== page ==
A hammer that persistently strikes a stone and a “breathing” vacuum-packed sponge are amongst the moving sculptures that Norwegian studio Kneip has set up at a Viennese workshop (+ movie).
Objects of Curiosity was made as part of Vienna Design Week’s Passionswege programme, for which regional and worldwide designers are paired with a Viennese manufacturing company to create objects or installations.
Oslo-based Kneip, which has previously made a series of sculptural atmospheric sensors, was teamed with water-jet cutting firm PEGA-lower Schneidetechnik.
The company’s machines reduce stone, metal, wood and ceramic into any two-dimensional type.
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The studio’s founders Jorgen Platou Willumsen and Stian Korntved Ruud employed resources located in the workshop and extra aspects cut with the machines to make nine “experiments”. Each and every consists of motion, sound, motors or magnets in numerous ways and combinations.
“The mechanical structures are inspired by the industrial way of working,” Ruud told Dezeen.
Their task is based on a Wunderkammer, or curiosity cabinet, and the range of distinct small objects that are often identified within.
Some of the pieces use an Arduino open-supply electronics platform to manage the perpetual movement of the motors, which are employed to electrical power things like a hammer that continuously strikes a stone.
The motor rotates a stick that lifts the finish of the device up and drops it onto the rock, then repeats the action.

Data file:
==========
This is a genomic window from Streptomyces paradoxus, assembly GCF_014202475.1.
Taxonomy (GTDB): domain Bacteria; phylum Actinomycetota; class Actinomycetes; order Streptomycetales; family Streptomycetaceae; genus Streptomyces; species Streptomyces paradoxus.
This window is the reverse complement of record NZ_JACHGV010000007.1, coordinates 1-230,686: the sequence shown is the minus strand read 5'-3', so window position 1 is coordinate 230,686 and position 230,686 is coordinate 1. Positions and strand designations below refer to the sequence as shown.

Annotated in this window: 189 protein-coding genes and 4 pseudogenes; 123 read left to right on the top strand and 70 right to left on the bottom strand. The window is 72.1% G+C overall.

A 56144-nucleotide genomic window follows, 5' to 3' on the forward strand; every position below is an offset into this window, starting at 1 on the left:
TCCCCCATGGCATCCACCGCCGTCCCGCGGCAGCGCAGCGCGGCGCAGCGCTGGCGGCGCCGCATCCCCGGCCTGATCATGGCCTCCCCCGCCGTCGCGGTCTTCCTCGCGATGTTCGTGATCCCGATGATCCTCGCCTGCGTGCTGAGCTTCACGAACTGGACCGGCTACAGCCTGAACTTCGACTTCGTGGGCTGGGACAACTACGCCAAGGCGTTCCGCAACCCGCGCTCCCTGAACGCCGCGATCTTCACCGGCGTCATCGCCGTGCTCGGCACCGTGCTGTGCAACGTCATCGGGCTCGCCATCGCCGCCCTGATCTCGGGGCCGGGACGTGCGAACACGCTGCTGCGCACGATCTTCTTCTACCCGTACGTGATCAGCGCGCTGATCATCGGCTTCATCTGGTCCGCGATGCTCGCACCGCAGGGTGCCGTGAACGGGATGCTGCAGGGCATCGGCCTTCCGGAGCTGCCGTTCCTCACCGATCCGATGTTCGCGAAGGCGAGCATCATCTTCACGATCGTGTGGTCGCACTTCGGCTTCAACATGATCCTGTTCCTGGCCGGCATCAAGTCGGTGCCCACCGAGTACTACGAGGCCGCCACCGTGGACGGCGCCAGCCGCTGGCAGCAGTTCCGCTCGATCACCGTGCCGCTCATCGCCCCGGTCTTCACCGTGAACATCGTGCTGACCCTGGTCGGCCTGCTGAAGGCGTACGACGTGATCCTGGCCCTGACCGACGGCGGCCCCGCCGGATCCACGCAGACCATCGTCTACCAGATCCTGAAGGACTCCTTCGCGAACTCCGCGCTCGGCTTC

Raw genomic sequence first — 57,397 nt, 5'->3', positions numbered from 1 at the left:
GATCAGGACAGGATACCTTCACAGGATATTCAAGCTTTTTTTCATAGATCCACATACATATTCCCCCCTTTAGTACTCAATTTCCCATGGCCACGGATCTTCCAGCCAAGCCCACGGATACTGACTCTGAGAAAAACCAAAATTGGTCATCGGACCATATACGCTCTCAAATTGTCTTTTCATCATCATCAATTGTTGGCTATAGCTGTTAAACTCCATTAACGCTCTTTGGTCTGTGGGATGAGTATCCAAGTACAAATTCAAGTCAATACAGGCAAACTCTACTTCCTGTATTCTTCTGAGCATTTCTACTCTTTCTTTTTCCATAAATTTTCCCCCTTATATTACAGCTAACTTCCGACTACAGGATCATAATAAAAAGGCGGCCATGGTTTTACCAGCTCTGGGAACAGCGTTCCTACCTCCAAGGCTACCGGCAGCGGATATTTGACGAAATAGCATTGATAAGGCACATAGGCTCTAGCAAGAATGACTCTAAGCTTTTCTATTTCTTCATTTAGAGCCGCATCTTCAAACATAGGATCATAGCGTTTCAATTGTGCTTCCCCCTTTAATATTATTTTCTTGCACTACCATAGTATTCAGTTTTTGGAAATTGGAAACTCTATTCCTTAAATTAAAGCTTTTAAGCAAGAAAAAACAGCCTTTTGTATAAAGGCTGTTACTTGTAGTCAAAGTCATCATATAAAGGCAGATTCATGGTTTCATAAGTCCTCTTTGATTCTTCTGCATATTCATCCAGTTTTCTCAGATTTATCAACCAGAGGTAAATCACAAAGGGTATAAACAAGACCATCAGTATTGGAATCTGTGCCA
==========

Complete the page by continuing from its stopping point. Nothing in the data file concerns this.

“The nice issue is that the stone is not also hard, so as it hammers it produces dust and shavings,” Ruud explained.
One more piece comprises a plastic bag that covers a cube of foam. A tube inserted into the bag gradually sucks out the air, forming a vacuum that compresses the foam. When the suction is launched, the foam returns to normal shape – resulting in a cycle that makes the object seem to breathe.
A ball forever spinning around the edge of a wooden plate is managed by a magnet beneath, attached utilizing a metal tube from a single of Gabriel’s machines.
“It was entertaining to use his spare components in a way that they hadn’t been utilised prior to,” said Ruud. “We typically operate with resources we locate, in the trash or in the forest.”
Waste sand from the water-jet cutting process is mixed with metal powder and moved around on a disc, also making use of a magnet underneath to make patterns on the surface.
“It was another wonderful way to create an object from the leftovers of the workshop,” said Ruud.
The collection also contains a static sculpture shaped like a paper aeroplane but manufactured from lead, and a cone of paper positioned on the end of a spike that is rotated and undulated by a fan positioned underneath.
Each and every piece is mounted on a wooden frame with open sides, so guests can peer underneath to see how it works.
They are organized as a three-by-three grid in an empty room at PEGA-minimize Schneidetechnik’s headquarters in the Favoriten spot of Vienna – the target district for this year’s layout week.
Vienna Design Week 2015 runs from 25 September to four October in the Austrian capital. Projects proven at last year’s edition of the yearly festival integrated a punched music card box that played strips of folk embroidery patterns and a selection of cakes for one of Vienna’s most renowned coffee homes.